In his motion and brief thereon Pierce seems to assume that his motion to quash the subpoena and the motion to suppress the deposition should be treated the same. Or he may think that the suppression and destruction of a deposition should follow as a matter of course in the same proceeding in which a subpoena is quashed. Pierce seeks to convince us that none of the District Court's order is appealable by citing cases holding that an order granting or denying a subpoena or a motion to quash a subpoena is interlocutory and not appealable (e.g., Cobbledick v. United States, 309 U.S. 323, 60 S. Ct. 540, 84 L. Ed. 783; National Nut Co. of California v. Kelling Nut Co., 7 Cir., 134 F.2d 532). We recognize this well established rule concerning subpoenas, but we do not think it applicable to an order suppressing a deposition. We have found no case involving an order of a trial court for the destruction of a deposition.

The best discussion we have found on the appealability of a summary proceeding on a motion to suppress a deposition is by Mr. Justice Brandeis in Cogen v. United States, 278 U.S. 221, 49 S. Ct. 118, 73 L. Ed. 275. It is a criminal case, but it is a clearly reasoned opinion touching this area.

Cogen had been indicted for violating the National Prohibition Act, 41 Stat. 305. He applied to the court in which he had been indicted for the return of certain papers which had been taken from him without a warrant, and to suppress the evidence obtained therefrom. The application was denied, and Cogen appealed the denial before the main trial had begun. The Circuit Court of Appeals held that it had no jurisdiction to review the order, and the Supreme Court affirmed that holding. In the course of his opinion Mr. Justice Brandeis said:

"In essence, the motion resembles others made before or during a trial to secure or to suppress evidence, such as applications to suppress a deposition * * *." 278 U.S. at pages 223-224, 49 S. Ct. at page 119. In that case the Court also said, 278 U.S. at page 225, 49 S. Ct. at page 119:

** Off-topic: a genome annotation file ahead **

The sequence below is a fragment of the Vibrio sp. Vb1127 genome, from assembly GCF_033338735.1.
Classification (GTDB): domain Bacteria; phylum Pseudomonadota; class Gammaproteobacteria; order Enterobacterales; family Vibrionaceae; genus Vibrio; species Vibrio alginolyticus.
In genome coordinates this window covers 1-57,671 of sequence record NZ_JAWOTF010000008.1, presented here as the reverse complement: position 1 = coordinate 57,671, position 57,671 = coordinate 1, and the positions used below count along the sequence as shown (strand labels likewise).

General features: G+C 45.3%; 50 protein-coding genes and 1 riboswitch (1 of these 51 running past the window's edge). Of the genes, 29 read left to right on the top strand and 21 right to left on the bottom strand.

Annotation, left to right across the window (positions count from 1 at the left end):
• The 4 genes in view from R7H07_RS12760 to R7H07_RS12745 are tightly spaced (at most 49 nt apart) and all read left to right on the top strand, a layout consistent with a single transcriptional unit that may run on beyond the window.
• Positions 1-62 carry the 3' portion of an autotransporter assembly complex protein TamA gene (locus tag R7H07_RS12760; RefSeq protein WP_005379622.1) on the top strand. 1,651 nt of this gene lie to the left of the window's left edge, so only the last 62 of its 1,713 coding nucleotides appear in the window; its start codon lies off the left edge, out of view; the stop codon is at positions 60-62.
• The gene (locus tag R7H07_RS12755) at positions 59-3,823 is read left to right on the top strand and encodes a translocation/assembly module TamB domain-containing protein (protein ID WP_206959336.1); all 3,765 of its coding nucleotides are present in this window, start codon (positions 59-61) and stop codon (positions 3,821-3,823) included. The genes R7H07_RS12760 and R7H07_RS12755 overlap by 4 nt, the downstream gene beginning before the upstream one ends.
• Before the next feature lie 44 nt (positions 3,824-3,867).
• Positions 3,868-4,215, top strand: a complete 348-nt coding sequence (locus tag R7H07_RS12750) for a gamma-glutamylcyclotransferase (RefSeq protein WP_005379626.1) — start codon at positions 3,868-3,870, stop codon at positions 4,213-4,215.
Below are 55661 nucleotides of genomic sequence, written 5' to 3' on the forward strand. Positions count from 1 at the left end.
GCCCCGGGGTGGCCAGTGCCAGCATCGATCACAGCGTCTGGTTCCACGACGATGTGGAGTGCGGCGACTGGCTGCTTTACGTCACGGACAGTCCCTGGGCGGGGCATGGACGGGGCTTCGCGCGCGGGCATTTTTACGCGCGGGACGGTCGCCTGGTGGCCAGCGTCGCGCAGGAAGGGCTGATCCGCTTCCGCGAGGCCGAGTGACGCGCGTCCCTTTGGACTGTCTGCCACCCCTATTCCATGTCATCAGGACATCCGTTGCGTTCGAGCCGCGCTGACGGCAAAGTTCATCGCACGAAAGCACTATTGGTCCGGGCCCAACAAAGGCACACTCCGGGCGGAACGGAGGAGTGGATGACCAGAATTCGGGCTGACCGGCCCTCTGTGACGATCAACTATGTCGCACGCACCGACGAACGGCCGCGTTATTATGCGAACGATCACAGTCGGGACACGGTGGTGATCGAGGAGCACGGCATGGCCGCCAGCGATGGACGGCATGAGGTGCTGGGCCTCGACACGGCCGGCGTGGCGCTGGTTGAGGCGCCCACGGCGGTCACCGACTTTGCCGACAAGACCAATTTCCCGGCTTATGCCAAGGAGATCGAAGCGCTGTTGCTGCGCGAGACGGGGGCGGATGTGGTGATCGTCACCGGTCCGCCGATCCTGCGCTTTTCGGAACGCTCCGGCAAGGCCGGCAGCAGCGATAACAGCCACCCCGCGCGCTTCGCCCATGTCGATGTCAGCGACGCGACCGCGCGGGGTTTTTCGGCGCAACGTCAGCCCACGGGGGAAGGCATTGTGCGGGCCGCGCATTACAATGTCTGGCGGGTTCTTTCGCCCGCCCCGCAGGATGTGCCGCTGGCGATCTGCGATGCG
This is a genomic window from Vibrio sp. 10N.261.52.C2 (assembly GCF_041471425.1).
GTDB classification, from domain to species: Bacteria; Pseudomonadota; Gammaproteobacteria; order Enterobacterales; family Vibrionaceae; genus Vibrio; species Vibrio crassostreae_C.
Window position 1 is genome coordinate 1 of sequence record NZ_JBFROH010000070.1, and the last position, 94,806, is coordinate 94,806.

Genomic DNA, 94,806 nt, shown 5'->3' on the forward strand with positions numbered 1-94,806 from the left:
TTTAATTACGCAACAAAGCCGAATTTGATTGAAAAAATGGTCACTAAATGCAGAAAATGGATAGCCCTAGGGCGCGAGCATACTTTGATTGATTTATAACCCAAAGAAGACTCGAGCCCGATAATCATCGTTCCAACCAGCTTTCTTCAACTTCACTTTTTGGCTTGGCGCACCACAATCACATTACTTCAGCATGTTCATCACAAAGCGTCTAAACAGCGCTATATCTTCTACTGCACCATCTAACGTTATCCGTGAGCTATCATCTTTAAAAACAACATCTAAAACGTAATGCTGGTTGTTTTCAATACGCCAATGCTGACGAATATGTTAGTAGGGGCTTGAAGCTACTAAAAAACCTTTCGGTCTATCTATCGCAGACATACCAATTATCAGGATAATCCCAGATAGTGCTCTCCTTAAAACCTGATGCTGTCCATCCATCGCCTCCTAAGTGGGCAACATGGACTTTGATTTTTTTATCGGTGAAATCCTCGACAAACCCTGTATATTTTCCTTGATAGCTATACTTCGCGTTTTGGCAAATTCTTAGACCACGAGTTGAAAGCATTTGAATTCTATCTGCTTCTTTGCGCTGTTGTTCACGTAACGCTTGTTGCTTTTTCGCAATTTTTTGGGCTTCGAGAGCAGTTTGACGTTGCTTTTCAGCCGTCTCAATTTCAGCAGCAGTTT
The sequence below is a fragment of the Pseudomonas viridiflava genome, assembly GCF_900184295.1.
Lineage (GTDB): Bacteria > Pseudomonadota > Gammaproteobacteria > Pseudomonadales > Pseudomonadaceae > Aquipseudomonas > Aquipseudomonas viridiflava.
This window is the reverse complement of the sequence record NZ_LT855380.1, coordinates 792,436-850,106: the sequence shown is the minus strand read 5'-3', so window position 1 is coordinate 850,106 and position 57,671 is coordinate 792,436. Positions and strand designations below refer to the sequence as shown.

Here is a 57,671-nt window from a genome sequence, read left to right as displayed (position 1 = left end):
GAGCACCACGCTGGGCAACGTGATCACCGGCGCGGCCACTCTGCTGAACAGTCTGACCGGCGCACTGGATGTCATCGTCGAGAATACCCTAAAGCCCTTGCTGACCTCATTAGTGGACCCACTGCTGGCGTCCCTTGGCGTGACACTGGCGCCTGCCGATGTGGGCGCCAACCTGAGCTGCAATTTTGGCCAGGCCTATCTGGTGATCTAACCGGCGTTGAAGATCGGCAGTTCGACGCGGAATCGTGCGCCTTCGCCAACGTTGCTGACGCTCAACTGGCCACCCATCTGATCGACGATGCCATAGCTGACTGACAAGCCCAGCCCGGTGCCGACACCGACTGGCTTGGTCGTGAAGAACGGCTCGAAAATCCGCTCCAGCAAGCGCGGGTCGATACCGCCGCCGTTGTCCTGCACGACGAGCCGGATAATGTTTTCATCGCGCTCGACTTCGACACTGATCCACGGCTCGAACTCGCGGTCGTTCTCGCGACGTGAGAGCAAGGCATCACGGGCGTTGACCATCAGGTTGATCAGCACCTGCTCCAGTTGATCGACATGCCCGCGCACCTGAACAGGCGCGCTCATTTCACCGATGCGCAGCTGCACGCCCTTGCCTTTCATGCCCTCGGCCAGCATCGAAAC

"Motions for the return of papers and the suppression of evidence made in the cause in advance of the trial, under this rule of practice, must be differentiated from independent proceedings brought for a similar purpose. Where the proceeding is a plenary one, like the bill in equity in Dowling v. Collins, 5 Cir., 10 F.2d 62, its independent character is obvious; and the appealability of the decree therein is unaffected by the fact that the purpose of the suit is solely to influence or control the trial of a pending criminal prosecution. Applications for return of papers, or other property may, however, often be made by motion or other summary proceeding, by reason of the fact that the person in possession is an officer of the court. [Citations.] Where an application is filed in that form, its essential character and the circumstances under which it is made will determine whether it is an independent proceeding or merely a step in the trial of the criminal case. The independent character of the summary proceedings is ...